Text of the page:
My apartment in San Diego now has both, so I can quickly film across both aesthetics.

When I move back to NYC next year, I will lose the golden hour coastal look, which I’ll need to factor into my visual world. For me, I’m okay with this, because the primary visual aesthetic I like is the dark and moody.

I also like to use travel destinations as temporary sets that I don’t have to buy/build.

Props and Uniforms

Similar to sets, the objects you carry with you, products you use, and clothes you wear will be seen as props and uniforms by people in your world.

Again, using me as an example, I like everything I carry to be matte black.

I’ll pay extra to have the black colorway because I care that much about reinforcing my visual world.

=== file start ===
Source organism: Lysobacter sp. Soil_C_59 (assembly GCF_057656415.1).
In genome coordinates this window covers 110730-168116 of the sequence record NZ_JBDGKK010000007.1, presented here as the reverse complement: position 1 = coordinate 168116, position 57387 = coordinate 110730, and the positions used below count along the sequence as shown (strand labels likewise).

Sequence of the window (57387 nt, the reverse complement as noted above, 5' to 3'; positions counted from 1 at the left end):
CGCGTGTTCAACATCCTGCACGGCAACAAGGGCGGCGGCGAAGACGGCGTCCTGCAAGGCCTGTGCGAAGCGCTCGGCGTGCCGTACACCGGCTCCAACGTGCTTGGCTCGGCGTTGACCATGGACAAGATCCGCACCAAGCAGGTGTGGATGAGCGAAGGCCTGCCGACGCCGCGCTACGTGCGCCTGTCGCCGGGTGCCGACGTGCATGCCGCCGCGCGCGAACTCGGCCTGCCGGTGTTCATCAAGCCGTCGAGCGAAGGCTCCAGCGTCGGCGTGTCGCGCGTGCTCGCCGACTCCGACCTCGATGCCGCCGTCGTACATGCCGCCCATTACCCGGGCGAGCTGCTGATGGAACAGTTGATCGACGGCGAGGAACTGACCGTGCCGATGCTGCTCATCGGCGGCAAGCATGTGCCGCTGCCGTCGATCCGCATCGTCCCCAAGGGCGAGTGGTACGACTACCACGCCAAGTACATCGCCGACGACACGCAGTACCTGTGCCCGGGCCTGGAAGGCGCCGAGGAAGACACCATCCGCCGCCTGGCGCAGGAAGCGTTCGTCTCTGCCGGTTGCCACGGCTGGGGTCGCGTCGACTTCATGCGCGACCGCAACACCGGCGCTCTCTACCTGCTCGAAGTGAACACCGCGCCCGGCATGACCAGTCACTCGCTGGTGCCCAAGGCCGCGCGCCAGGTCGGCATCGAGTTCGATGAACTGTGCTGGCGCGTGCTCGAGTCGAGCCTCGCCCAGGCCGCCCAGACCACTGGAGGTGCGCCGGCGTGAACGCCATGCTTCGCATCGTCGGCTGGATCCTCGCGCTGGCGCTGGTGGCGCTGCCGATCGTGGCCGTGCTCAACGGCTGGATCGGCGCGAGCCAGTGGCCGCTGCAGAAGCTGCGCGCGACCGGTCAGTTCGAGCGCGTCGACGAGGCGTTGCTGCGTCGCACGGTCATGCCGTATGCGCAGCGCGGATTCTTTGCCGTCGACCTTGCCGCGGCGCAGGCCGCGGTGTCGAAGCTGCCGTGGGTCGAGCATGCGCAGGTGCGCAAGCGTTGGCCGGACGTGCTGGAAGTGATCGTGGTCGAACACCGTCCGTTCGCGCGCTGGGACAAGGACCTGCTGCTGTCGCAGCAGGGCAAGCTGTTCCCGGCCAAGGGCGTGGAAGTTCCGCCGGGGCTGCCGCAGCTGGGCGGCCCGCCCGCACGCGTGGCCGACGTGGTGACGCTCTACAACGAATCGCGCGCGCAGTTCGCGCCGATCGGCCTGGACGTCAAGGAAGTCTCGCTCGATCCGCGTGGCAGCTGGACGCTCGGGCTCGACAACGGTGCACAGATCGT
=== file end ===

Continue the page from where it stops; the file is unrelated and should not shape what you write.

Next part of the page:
Props and uniforms are conversion by a thousand touchpoints.

You may think nothing of me wearing a black hoodie for a weekend, but after the 20th day in a row, you subconsciously start associating me with the black hoodie.

So much so that when I don’t wear a black hoodie, it looks off.

As a world builder, this is what you’re going for.

You want your identity to be so tightly tied to objects and uniforms that people think of you when they see the object without you in it.

This is why clothing brands are so powerful to build as a world builder.

Yes, physical products have shitty margins. Yes, there are thousands of clothing brands that launch every single day…

…but is there anything more powerful than someone paying you money to wear your uniform and becoming a walking billboard for your ideas? No.

This is also why I’m so careful with the products I wear, carry, or endorse.